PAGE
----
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Is it the ego? Or is it the soul?Premium Content

I recently came across a little gem about the ego and the soul.
It's quite profound. It states things like:

"Ego looks outward. Soul looks inward."

"Ego sees lack. Soul sees abundance."

According to one definition of the word, soul is comprised of the mind, the will and the emotions. So, it stands to reason soul would be quite vulnerable to disease. Indeed, there is a battle going on.

And, let's get real -- a large part of that battle involves the toxic pride factor.

Pride goeth before destruction, and a haughty spirit before a fall. Proverbs 16:18

For all that is in the world, the lust of the flesh, and the lust of the eyes, and the pride of life, is not of the Father, but is of the world. 1 John 2:16

And that pride rubs shoulders with rebellious foolishness.

The fool hath said in his heart, "There is no God." They are corrupt, they have done abominable works, there is none that doeth good. Psalms 14:1

And yes, that goes for even us Christians.

It's not about being a good little boy or girl in the pews on Sunday. Instead, it has everything to do with the very real, very rebellious, prideful and diseased thoughts which have ensnared us in affliction. Saying "no" when we should say "yes."

As is echoed in the "Ego Versus Soul" post...

"Ego rejects God. Soul embraces God."

Again, profound.

And, while we may nod our heads in agreement with that statement, do we really examine any rebelliousness lurking in our tricky hearts?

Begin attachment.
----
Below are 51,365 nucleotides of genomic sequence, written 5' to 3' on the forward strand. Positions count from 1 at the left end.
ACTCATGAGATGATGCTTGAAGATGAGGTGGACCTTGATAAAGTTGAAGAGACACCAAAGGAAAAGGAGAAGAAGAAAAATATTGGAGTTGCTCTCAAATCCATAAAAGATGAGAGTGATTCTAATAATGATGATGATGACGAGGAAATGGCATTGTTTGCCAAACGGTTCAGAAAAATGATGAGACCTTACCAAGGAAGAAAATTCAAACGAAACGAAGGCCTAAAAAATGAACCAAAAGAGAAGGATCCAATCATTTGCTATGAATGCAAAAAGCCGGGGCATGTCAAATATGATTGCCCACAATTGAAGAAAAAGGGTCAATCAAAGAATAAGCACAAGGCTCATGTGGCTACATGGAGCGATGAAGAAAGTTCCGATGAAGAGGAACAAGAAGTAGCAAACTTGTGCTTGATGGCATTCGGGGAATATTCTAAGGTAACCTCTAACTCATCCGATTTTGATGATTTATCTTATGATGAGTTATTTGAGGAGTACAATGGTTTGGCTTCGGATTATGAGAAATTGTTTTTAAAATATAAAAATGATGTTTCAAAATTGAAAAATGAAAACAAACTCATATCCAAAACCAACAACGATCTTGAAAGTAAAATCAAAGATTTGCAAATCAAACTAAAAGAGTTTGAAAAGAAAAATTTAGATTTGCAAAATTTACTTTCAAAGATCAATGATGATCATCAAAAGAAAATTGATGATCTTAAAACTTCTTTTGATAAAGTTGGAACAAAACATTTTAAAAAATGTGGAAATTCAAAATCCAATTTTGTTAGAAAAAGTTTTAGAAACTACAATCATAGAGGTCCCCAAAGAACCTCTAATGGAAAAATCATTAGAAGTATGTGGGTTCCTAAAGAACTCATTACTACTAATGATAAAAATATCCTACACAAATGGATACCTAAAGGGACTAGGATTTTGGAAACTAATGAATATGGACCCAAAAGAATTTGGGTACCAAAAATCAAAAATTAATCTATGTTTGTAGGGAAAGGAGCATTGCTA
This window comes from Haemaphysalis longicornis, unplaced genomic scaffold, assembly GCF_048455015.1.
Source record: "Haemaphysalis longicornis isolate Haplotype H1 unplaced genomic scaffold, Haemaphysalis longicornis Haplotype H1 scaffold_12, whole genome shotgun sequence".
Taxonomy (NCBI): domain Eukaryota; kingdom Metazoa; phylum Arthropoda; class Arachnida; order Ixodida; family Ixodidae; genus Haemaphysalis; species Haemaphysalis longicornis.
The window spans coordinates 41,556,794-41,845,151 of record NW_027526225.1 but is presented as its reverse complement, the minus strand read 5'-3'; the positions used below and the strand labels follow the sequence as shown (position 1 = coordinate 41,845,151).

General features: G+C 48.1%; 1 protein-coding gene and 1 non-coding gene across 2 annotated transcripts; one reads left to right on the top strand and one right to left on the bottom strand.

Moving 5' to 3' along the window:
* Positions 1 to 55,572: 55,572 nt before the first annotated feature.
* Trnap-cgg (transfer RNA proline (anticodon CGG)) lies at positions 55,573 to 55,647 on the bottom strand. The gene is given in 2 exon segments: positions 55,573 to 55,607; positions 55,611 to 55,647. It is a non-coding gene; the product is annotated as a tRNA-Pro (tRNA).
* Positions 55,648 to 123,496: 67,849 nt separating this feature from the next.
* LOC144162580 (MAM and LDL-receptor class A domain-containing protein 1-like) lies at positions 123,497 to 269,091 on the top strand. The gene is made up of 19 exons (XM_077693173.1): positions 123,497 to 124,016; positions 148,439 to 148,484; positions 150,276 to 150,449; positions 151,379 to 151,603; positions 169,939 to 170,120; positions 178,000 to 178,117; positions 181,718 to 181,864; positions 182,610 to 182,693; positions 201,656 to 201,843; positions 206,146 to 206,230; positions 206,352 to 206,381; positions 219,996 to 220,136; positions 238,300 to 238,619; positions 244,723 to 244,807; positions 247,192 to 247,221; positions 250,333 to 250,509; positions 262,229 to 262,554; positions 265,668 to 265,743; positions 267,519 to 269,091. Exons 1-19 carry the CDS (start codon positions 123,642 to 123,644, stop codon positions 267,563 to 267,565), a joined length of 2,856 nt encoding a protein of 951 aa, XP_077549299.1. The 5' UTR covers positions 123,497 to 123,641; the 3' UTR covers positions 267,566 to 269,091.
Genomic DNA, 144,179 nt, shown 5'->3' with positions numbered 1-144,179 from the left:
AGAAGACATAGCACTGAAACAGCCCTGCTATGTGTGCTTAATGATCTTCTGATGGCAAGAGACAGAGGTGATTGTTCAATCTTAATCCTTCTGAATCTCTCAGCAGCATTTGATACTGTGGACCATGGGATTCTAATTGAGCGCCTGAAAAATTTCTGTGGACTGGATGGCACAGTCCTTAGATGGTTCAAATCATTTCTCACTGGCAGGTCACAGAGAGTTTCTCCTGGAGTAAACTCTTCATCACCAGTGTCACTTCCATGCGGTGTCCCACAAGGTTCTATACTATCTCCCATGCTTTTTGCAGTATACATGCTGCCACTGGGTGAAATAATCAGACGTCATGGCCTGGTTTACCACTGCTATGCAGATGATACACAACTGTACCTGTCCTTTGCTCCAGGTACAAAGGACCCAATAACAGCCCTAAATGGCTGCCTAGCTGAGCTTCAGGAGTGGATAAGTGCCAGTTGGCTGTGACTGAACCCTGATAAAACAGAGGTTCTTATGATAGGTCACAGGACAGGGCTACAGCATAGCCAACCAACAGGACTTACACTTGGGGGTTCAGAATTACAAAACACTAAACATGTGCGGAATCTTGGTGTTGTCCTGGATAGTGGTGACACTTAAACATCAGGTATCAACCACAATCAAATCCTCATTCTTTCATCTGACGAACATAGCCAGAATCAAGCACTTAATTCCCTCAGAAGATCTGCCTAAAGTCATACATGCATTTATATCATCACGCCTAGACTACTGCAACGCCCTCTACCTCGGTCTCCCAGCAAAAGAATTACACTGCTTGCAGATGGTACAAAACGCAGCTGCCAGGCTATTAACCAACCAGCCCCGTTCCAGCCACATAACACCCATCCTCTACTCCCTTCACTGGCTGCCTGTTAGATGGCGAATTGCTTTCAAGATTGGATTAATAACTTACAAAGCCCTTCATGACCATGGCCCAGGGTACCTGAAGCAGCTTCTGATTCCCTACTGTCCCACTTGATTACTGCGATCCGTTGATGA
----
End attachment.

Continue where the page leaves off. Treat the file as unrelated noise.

After all, we're not above being deceived...

The heart is deceitful above all things, and desperately wicked: who can know it? Jeremiah 17:9

For, once upon a time, there was a certain rebel who let some audacious, prideful attitudes rip.

And he said unto them, "I beheld Satan as lightning fall from heaven." Luke 10:18

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Roles. Do we box ourselves in?Premium Content

When we're little girls, many of us have, at some point, wanted to be an actress. I did. I was "bitten" by the bug at age nine, when I played a baby doll in a school play. From there, I acted in various productions and eventually graduated from college as a theater major.

And during that time, I was exposed to Shakespeare and of course, his female characters. Juliet, Ophelia, Queen Gertrude and Lady Macbeth were the most influential to me.

I first encountered the Juliet character on a Brady Bunch episode (Marcia Brady was cast as Juliet in a school play). I know. It was during the time Franco Zefferelli's film was out, portraying our young star crossed lovers. And, by the time I hit high school, I'd seen the film. What wasn't to like? Drama, a love story and two very beautiful lead actors; Juliet was played by Olivia Hussey. Anyway, it lines right up with my desire to be beautiful. And that was, of course, a large part of wanting to be an actress.

And so, it begins - acting.

By the time I entered college, I decided to be a theater major. I was a great way to express myself - and a nifty way to avoid having to take math classes as well. (I was hopeless at algebra). Anyway, by college, I was introduced to Hamlet - and the leading lady role of the young, fragile - and crazy- Ophelia. She was the love interest of Hamlet (again, the star-crossed lovers theme) and I bought into its mystique.

Or rather, I bought into the ingénue's mystique. Ingénue. According to its definition, it means:

An unsophisticated girl or young woman: a girl or young woman who is naive and lacks experience or understanding of life;
A naive character in drama: a character in a play or a movie who is a naive inexperienced young woman

Really?

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Little Sins

"Anyone who breaks one of the least of these commandments and teaches others to do the same — will be called least in the kingdom of Heaven." Matthew 5:19